The Roman Ruins of Jerash

The Roman Ruins of Jerash

If you are traveling to Jordan, then a Jerash day trip from Amman is a must! Visiting the ancient Roman Ruins of Jerash was one of the highlights of our Jordan trip. In this post, you will find information about how to get to Jerash and what you can see there. 


Jerash, located 48 km north of Amman and nestled in a quiet valley among the mountains of Gilead, is one of the largest and most well-preserved sites of Roman architecture in the world outside of Italy. To this day, its paved and colonnaded streets,  temples, theaters, plazas, baths, fountains, city walls, and gates remain in good condition.

The earliest known inhabitants of this area named the village, Garshu. The name was then turned into Gerasa and later, Jerash. Jerash began to grow from a small village to a thriving city during the 4th century BC under the rule of Alexander the Great. It was conquered by General Pompey in 63 BC and under Roman rule, it was named one of the great Roman cities of the Decapolis League.

During its prime, Jerash may have had a population close to 20,000. But during the 3rd century, the city suffered from earthquakes. Soon, it was abandoned.

The ancient city of Jerash was hidden for centuries, buried under the sand. It was rediscovered in 1806 by a German traveler, Ulrich Jasper Seezten.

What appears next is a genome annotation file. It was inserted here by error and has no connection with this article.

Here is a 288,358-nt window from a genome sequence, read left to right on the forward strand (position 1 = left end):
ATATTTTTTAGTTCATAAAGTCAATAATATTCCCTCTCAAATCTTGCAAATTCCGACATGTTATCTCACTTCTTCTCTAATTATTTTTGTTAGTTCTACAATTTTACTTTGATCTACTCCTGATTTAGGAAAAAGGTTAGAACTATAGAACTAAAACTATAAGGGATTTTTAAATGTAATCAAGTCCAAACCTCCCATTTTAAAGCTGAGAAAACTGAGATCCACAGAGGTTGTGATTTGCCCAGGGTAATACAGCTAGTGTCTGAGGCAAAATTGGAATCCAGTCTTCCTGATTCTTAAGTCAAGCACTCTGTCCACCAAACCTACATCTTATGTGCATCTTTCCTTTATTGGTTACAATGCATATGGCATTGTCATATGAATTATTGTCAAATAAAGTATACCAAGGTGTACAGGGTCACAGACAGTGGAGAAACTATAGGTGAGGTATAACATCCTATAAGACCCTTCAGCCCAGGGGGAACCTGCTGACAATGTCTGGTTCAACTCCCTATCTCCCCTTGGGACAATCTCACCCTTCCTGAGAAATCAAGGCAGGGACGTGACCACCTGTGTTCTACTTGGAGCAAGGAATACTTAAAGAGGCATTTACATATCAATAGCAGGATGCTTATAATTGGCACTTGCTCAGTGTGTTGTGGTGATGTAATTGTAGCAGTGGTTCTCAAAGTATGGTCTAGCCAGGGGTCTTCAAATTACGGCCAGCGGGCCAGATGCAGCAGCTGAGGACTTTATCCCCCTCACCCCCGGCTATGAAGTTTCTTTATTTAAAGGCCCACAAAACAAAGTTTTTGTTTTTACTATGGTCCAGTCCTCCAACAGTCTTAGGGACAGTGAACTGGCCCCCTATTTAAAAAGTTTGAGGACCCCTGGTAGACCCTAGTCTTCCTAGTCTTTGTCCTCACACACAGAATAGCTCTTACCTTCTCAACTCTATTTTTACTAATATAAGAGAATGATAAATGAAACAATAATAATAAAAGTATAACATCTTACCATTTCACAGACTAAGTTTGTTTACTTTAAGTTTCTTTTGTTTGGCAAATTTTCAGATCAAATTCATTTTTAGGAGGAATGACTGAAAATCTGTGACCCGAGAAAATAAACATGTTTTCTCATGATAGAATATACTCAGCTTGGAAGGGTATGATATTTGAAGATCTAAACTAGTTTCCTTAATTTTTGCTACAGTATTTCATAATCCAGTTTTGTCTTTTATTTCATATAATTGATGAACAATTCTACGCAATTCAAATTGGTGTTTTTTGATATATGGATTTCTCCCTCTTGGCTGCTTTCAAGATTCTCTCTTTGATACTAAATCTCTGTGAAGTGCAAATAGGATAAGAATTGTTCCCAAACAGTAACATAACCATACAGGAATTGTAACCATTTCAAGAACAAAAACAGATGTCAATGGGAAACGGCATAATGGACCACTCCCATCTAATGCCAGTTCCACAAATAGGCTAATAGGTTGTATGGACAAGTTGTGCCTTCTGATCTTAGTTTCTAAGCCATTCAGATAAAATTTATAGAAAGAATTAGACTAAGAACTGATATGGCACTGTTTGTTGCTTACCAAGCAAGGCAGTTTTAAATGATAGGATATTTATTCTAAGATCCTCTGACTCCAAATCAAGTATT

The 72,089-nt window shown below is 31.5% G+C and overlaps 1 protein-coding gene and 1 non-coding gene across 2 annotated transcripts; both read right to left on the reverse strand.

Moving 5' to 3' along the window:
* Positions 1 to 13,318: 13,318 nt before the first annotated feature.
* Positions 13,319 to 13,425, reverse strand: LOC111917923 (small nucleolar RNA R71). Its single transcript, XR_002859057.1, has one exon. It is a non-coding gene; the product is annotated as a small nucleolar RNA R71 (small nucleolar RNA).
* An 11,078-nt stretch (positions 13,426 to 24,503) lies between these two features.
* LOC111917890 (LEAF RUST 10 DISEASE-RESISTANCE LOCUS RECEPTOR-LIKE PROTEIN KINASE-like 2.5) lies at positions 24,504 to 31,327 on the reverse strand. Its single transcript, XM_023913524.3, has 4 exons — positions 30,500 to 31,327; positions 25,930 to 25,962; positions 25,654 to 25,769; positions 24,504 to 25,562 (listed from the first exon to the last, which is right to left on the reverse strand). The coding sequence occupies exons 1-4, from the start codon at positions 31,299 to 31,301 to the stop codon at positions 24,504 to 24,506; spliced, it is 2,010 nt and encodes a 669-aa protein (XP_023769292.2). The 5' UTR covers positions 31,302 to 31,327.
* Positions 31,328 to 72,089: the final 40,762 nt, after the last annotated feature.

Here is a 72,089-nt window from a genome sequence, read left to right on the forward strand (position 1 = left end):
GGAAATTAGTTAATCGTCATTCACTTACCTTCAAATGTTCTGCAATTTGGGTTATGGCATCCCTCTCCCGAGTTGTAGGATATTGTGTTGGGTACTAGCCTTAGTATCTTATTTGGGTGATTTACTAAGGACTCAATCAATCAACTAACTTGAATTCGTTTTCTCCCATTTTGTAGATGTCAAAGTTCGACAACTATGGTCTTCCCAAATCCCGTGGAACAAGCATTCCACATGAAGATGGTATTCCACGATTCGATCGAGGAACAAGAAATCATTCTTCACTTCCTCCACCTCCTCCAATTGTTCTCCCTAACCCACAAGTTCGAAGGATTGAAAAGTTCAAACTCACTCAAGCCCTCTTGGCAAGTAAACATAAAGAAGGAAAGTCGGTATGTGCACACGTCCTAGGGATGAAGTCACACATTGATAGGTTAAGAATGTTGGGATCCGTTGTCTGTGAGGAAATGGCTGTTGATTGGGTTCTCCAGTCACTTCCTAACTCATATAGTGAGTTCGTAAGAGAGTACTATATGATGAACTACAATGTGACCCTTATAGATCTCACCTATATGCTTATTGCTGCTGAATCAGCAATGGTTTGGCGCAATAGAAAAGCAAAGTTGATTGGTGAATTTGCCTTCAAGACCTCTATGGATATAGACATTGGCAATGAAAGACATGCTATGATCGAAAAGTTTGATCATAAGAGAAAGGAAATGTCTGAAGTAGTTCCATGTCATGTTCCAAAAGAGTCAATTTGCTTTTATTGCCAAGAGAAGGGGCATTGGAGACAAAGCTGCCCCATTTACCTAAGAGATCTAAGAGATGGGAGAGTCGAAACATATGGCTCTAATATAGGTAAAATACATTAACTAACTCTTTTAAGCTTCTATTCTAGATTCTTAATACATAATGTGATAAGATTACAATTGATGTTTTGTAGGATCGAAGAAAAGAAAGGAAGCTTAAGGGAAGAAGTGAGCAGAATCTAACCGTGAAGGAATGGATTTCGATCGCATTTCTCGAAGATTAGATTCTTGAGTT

What to see in Jerash

Hadrian’s Arch

This magnificent gateway to Jerash is 13 meters high but it was originally twice this height when built in 129 AD. The Roman Emperor Hadrian visited the city of Jerash in 129 AD, the citizens built this massive arch to honor his visit. 


Behind the arch is the Hippodrome. Constructed between the 1st and 3rd centuries AD, this ancient sporting arena was once able to house around 15,000 spectators and hosted gladiator fights and chariot races.

South Gate

Constructed in 130 AD and originally served as one of four entrances along the city walls. The visitor center is on the right before the gate; here you can get information, maps, and hire a guide if you want. 

Oval Plaza